In 1988, the plant became a focal point of the Electric Power Research Institute’s atmospheric fluidized bed combustion demonstration program, designed to show the technology’s commercial potential. The stokers were replaced by a dual-combustor AFBC boiler. A new 74 MW steam turbine/generator, with extraction to the existing turbines, was installed at that time.

The plant was revamped specifically for test purposes, with silo storage of coal for the AFBC unit limited to an eight-hour supply. Existing plant auxiliaries that were adequate for test purposes, like most of the existing coal handling system, were not upgraded.

The threefold increase in Nucla’s power rating from 36 MW to 110 MW of electricity quickly consumed design margins that were originally built into the plant. This was clearly the case for the coal handling system. The capacity of the original 24-inch belt system was not increased with the AFBC demonstration. As a result, the equipment and people were working harder and longer.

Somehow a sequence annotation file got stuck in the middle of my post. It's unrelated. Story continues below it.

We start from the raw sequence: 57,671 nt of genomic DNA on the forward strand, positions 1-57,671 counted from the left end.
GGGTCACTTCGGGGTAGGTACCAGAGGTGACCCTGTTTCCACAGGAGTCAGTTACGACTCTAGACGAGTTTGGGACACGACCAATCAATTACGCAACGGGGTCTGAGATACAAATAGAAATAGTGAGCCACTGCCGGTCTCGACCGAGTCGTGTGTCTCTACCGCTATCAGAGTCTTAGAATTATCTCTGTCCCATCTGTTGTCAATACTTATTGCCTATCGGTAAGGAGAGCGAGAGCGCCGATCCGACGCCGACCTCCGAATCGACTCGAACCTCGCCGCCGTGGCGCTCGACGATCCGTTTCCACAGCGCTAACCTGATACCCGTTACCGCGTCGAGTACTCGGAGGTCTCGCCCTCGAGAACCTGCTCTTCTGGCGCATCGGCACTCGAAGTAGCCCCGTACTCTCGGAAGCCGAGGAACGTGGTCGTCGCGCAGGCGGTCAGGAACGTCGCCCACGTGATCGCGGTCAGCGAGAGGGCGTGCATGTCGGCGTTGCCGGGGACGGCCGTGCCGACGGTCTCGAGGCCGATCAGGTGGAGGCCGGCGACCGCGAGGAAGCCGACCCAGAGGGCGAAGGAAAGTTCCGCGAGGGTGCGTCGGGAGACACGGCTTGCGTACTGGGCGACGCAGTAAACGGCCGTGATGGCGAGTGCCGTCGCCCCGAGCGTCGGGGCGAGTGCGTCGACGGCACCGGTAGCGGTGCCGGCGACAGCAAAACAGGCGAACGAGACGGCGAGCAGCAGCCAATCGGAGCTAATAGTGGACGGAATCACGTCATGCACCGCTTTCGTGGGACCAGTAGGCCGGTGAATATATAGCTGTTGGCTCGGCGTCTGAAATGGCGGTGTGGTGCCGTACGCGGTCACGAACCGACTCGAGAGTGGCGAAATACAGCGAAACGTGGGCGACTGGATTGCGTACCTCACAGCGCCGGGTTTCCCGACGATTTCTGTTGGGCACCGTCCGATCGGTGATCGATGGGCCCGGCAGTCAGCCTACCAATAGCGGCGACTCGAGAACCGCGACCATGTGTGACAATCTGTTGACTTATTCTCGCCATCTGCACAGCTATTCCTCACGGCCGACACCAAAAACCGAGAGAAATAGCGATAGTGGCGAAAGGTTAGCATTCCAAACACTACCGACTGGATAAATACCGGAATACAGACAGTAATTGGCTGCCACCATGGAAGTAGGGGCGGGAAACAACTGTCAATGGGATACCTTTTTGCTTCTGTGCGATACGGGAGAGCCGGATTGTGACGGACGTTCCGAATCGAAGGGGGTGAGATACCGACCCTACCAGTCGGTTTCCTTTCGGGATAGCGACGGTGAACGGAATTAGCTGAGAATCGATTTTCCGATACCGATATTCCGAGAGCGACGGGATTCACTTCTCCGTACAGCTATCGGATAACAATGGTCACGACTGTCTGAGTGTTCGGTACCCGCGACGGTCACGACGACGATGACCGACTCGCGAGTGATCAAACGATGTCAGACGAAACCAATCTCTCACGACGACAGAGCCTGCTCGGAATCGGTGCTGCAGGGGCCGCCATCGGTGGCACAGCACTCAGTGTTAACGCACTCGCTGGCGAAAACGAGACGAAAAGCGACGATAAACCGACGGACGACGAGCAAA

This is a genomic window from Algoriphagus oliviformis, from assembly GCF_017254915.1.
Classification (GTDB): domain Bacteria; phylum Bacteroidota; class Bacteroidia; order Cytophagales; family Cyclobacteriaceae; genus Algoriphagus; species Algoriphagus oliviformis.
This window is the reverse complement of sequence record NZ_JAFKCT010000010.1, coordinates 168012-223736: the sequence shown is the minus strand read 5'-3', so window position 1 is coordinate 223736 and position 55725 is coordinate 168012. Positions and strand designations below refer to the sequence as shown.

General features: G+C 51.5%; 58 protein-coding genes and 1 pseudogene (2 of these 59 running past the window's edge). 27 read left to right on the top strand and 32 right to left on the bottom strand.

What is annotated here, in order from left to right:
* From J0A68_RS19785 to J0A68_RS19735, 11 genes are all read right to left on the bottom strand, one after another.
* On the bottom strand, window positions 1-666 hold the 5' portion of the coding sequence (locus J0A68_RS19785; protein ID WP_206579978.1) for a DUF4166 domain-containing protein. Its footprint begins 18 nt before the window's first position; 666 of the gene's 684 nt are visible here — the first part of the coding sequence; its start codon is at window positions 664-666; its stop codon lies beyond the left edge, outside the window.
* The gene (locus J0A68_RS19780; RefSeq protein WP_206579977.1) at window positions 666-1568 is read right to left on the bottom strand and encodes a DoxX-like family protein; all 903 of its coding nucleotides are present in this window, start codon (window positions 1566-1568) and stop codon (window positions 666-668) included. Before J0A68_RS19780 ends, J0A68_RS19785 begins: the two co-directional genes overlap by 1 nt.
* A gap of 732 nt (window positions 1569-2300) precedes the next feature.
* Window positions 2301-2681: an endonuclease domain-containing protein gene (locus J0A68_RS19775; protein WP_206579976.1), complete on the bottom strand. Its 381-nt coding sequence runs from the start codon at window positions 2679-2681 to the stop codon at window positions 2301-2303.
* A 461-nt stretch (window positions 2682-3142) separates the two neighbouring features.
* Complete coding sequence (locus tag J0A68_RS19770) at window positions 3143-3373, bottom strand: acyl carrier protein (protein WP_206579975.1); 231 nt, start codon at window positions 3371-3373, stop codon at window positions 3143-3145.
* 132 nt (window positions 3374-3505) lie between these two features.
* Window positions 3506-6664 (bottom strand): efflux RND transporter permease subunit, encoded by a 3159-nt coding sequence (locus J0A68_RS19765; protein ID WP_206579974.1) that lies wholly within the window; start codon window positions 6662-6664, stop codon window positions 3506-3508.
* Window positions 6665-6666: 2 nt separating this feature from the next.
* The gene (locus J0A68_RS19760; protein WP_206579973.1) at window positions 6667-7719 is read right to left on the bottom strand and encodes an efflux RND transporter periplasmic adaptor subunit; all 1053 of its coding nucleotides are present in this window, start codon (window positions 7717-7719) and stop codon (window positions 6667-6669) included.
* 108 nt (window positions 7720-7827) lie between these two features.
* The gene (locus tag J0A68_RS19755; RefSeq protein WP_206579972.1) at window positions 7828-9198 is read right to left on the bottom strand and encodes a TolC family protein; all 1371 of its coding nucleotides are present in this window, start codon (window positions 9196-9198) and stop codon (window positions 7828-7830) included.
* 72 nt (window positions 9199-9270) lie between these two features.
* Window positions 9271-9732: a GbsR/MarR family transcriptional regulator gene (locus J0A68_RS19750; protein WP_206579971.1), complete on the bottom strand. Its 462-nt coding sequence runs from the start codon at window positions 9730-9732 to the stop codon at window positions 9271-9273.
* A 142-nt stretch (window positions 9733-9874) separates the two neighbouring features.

John L. Goodwin is a senior engineer with the Tri-State Generation & Transmission Association Inc. in Westminster, Colo. Daniel Mahr is project manager at Energy Associates P.C. in Montville, N.J., and is a past chair of ASME’s Fuels and Combustion Technology Division.

Rather than filling the bunkers within a few hours on the day and evening shifts, plant fueling became a 20-hour-per-day activity. There was little time for scheduling preventive maintenance and cleanup. To ensure the plant’s long-term ability to meet its production objectives, Tri-State Generation & Transmission Association (which acquired the plant following Colorado Ute’s bankruptcy) investigated different fuel options as a way to reduce operating costs.

A primary advantage of AFBC technology is its ability to use lower-grade fuels that would perform poorly in other boilers. Tri-State reviewed Nucla’s fuel requirements and potential sources. The plant was trucking in coal from more than 100 miles away, which added a considerable cost. That expense could be trimmed if a local coal source were available.

The lowest-cost approach was to open a new surface mine. Western Fuels Colorado, a subsidiary of Tri-State, developed this new mine and began production in 1992. Fuel cost was reduced from $1.26 per million Btu to $0.80 per million Btu.